School leaders across Long Island scrambled to assure parents and students that there were no imminent threats in their communities, according to police, and that counselors were available to talk to anyone anxious over the massacre Tuesday at a Texas elementary school.
In Sayville, authorities announced that additional security staff would be present in the district. In Hempstead, school officials met with local police and announced they would fine-tune the district's security plan in light of the shootings in the town of Uvalde.
"Everyone understands these incidents can happen anywhere, and we have to be prepared," said LaMont Johnson, a Hempstead school board trustee and former police officer.
Elsewhere, school administrators sent messages to local families to let them know that they shared in the general sense of sorrow, and in some cases, to pass along safety tips.
Westbury's superintendent, Tahira DuPree Chase, said the district would hold a webinar Thursday night as an opportunity for parents to meet with a psychotherapist and discuss ways to talk with children about such tragedies.
Chase, along with a board trustee, Michelle Wilson, visited district schools Wednesday, checking on students and staff.
"Today I wanted to check the pulse of not only my students, but also my staff — this is very scary for staff," Chase said.
On Tuesday, a gunman stormed into Robb Elementary School in Uvalde and killed 19 children and two teachers. Law enforcement officers killed the shooter, identified as a local 18-year-old who had shot and wounded his grandmother shortly before the onslaught.
In the Plainview-Old Bethpage district beginning Tuesday night, officials reminded the community of safety measures put in place in the school system over the past six years. They include secured vestibules, security guards, a swipe system for entry, and lanyards for high school students that identify who should be on campus, said Superintendent Mary O’Meara.
“We have 450 cameras. We have a command center that is monitored by a security guard all day long. Our students and our families know our security processes,” she said. “Our school district fortunately has the resources and has made school safety a priority."
Like many local superintendents, Hank Grishman of Jericho emailed parents Tuesday night, expressing sadness over the "horrific, senseless" murders. Grishman added that his district and others had been assured by Nassau police that there was no imminent threat in the county — an assurance similar to one voiced in Suffolk County.
Grishman, in a phone interview, added that police patrol cars had been on school campuses Wednesday. "Obviously, there's a great deal of comfort in that," he said.
In the Malverne district, Superintendent Lorna Lewis posted a message of reassurance for local families. She noted that the frustration she felt was not unlike that experienced after the killings at Columbine High School in Colorado in 1999, as well as the killings at Sandy Hook Elementary School in Connecticut in 2012.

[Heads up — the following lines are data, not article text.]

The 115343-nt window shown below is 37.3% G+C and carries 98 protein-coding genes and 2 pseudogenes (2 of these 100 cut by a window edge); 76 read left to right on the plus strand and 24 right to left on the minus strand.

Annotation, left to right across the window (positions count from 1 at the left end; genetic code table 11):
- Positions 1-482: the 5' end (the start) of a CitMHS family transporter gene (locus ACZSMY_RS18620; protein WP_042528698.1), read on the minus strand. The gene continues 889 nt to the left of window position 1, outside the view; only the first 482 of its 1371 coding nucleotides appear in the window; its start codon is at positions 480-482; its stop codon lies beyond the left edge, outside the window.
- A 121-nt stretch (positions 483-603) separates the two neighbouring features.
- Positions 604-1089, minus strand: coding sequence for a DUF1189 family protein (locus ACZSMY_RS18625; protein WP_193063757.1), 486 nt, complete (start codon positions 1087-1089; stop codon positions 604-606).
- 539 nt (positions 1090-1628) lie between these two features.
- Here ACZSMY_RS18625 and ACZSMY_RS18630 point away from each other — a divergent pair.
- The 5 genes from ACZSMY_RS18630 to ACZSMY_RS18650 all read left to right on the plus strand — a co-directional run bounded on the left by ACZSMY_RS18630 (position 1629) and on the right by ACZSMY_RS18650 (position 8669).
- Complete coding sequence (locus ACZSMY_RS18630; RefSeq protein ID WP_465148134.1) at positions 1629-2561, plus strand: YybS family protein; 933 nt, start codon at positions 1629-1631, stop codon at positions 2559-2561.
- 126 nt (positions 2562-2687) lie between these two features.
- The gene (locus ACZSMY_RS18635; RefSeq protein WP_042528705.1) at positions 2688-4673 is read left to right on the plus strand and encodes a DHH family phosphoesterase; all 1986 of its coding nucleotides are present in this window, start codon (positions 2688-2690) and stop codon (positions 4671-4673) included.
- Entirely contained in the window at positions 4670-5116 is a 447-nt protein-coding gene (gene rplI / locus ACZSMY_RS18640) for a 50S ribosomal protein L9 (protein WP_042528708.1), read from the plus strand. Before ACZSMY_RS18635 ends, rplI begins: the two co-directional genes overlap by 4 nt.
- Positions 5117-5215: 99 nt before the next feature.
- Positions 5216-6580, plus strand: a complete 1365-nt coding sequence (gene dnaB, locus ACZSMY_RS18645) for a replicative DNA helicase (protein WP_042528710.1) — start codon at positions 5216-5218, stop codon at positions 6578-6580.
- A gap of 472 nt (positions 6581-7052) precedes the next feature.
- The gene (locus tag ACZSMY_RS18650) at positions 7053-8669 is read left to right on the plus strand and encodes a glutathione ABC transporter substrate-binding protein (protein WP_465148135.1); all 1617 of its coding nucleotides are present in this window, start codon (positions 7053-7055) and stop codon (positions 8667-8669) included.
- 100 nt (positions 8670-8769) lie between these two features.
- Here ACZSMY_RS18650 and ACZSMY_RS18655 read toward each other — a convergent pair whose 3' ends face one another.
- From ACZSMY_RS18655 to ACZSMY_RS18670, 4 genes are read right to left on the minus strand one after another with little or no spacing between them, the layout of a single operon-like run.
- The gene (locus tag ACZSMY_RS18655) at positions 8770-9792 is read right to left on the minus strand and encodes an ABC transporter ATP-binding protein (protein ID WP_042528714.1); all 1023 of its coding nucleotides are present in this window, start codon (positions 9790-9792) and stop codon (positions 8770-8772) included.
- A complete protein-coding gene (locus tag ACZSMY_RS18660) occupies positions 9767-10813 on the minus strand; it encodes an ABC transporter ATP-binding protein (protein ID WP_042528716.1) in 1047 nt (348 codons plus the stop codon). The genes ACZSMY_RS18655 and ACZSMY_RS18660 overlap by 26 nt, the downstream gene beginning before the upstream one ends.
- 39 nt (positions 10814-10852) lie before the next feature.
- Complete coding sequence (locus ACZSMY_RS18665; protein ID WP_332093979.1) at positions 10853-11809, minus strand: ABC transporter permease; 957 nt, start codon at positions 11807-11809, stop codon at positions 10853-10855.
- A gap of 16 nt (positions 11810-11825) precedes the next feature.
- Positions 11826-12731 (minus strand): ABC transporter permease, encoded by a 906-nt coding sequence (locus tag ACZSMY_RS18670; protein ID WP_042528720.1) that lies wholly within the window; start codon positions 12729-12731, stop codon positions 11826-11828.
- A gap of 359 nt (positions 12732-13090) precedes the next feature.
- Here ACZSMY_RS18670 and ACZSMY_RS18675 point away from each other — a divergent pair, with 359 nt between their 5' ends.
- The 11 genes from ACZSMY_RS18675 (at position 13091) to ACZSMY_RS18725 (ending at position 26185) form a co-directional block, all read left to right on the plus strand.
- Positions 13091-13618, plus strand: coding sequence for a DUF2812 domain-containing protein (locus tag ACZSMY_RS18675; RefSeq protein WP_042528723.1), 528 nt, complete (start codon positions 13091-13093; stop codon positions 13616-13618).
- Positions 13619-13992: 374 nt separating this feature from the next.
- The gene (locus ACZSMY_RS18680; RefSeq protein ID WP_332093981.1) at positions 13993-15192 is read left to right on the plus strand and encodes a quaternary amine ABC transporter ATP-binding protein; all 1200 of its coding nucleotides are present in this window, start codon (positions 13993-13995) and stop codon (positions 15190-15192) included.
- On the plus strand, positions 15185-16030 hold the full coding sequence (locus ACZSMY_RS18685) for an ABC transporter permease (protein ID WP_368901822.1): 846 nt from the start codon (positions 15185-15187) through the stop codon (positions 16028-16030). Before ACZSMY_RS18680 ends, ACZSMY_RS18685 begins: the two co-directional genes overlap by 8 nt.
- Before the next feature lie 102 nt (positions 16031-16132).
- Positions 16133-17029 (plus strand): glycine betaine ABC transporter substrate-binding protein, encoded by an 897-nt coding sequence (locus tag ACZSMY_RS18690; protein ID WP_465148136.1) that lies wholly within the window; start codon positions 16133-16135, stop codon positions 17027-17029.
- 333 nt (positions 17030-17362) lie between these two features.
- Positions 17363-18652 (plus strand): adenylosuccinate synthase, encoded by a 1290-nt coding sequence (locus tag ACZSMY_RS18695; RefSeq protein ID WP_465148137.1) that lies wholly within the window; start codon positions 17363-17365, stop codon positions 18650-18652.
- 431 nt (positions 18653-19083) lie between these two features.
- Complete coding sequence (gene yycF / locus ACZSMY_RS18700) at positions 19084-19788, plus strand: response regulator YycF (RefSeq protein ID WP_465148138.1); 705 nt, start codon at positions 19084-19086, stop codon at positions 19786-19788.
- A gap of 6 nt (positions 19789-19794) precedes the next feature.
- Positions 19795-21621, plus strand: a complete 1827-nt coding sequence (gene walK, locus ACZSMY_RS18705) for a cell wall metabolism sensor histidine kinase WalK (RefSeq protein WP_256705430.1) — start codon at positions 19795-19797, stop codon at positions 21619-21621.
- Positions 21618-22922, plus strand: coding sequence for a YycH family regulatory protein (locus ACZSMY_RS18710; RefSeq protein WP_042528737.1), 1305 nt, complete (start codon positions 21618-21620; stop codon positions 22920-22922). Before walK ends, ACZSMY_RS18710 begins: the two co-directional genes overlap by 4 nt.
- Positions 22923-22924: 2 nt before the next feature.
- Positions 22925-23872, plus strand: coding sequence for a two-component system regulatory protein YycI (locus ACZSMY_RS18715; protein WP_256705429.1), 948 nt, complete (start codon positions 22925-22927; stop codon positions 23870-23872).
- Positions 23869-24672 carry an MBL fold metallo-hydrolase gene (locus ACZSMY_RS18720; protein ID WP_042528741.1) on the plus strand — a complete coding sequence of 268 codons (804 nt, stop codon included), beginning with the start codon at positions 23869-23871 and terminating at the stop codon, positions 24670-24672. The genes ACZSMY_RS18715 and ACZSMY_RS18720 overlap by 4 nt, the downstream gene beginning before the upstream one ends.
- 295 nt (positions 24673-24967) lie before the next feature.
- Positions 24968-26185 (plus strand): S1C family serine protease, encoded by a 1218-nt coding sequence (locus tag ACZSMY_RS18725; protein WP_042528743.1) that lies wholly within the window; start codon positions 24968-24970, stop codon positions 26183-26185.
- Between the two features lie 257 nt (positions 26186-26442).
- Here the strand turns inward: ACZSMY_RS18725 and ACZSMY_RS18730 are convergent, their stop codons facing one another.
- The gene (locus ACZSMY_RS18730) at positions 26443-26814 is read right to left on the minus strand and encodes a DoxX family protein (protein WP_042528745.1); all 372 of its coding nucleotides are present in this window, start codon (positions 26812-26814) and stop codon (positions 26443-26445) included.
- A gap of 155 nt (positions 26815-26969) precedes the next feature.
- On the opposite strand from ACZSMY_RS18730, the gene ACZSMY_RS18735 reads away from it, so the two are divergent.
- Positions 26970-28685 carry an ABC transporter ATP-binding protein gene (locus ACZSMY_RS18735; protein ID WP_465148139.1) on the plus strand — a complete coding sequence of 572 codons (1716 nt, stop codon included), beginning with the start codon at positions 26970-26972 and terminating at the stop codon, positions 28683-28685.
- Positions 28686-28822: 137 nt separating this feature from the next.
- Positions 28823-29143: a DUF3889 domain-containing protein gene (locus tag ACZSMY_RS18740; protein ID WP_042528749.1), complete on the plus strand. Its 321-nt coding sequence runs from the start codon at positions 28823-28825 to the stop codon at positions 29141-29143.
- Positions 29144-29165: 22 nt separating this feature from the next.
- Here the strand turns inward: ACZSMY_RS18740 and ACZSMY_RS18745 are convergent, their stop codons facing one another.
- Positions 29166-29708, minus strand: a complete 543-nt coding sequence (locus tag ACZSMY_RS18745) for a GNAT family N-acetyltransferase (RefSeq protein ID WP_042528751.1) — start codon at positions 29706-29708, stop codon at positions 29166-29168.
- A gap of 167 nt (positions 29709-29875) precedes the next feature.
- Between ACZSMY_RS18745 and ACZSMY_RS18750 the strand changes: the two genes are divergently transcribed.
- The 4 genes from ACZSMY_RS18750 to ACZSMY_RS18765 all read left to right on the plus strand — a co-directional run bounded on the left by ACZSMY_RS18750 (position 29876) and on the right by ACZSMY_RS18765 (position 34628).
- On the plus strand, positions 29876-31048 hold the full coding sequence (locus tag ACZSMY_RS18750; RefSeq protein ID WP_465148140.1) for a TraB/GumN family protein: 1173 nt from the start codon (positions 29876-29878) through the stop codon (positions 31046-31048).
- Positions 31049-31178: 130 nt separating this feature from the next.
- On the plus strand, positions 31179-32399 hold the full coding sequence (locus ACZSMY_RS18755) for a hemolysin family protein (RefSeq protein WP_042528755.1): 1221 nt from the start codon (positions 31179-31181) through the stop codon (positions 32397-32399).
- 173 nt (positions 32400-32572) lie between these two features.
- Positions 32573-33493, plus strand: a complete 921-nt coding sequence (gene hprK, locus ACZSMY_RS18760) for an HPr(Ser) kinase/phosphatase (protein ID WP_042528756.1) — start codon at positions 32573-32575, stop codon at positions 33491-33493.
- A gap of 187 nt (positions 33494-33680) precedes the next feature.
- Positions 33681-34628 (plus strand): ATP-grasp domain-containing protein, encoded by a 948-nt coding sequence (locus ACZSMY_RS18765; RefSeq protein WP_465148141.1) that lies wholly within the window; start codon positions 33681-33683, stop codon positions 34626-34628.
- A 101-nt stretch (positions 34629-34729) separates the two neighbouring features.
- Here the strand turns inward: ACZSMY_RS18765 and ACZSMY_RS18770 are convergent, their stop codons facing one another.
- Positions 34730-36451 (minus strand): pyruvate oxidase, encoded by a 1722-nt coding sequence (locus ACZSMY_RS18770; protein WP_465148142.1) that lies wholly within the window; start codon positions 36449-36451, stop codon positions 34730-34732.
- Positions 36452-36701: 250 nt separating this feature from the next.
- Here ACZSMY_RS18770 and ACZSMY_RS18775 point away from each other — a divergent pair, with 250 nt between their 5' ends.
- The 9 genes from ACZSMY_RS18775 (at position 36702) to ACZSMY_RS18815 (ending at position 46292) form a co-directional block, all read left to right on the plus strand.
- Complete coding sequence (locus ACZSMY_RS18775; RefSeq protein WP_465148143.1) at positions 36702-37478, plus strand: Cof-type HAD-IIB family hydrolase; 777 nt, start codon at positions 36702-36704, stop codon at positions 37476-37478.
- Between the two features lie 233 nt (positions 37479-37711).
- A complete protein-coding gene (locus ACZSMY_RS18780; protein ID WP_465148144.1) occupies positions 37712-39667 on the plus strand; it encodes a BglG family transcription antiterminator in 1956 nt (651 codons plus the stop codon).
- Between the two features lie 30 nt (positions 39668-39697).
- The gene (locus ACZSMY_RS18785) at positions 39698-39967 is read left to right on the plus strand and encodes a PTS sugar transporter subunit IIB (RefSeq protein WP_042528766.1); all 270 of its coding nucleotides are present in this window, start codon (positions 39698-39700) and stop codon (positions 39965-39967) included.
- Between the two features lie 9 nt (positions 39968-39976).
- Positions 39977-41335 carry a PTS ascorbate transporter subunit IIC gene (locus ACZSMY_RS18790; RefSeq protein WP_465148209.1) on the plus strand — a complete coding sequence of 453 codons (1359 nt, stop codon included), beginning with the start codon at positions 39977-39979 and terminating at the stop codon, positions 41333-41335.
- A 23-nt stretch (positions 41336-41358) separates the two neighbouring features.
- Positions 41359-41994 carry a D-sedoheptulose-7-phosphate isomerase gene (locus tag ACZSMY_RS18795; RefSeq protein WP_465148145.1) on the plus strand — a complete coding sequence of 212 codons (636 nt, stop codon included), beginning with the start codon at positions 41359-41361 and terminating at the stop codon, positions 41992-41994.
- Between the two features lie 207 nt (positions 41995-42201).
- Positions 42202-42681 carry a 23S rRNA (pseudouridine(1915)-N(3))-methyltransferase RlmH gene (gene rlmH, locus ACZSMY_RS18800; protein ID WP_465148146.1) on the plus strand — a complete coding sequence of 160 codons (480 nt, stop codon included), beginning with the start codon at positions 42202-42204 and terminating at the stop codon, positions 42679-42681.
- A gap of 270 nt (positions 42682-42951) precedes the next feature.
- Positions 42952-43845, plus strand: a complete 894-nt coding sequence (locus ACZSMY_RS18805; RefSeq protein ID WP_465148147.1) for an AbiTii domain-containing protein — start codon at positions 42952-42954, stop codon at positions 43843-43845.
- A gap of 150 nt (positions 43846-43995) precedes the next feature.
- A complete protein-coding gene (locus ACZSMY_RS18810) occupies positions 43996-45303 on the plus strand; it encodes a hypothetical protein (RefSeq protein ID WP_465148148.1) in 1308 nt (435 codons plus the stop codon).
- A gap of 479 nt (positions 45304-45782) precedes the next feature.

"As a superintendent, I'm getting tired of sending those letters out," Lewis said. "I think it's time for Congress and legislators to do something about it."
Esther Hernandez-Kramer, a Texas native who teaches Global History at Farmingdale High School, said “I was devastated like everybody else. It hurts my heart.”
Hernandez-Kramer said she’s worried for the safety of students and teachers like her, her husband who works at the same school, and her niece who teaches in Texas. She’s also fearful for her brother, who works as a school resource officer in a Houston suburb.
“I’m so angry that we are on the front line when we should be worried about how we're teaching these children, but we have to be prepared to put ourselves in front of a gunman to protect them,” she said. “Is this the country we want? We didn't sign up for this.”
Hernandez-Kramer said her district has done a lot to keep people safe, but she didn’t feel safe in school or other public spaces.
“Nobody is safe,” she said. “We're not safe in schools. We're not safe at concerts. We are not safe in movie theaters. We are not safe in nightclubs. We are not safe.”
Lihong Cheng, a math teacher at Glen Cove High School, said he’s outraged and wants to see real change. “We send too many prayers, too many thoughts and no actions,” he said.
Frustration over the lack of national action in curbing gun violence was underlined Wednesday in a joint statement issued by Phyllis Harrington and Charles Dedrick, president and executive director, respectively, of the New York State Council of School Superintendents. Harrington serves as Oceanside's superintendent.
"When will we as a nation say never again to children going off to school, not to come home again?" the statement began. "Now has to be the time. We urge our nation's leaders to come together and enact common sense measures supported by the majority of Americans that will help put an end to the horrific murders we are witnessing."
Robert Lowry, a deputy director at the Albany-based council, said one such measure could be stronger cooperation between states in sharing information on gun purchases by people with criminal backgrounds.
The joint statement cited national figures showing there have been 27 school shootings in 2022 alone.
"That is 27 school shootings too many," the state council leaders said.
With Craig Schneider, Joie Tyrrell and Dandan Zou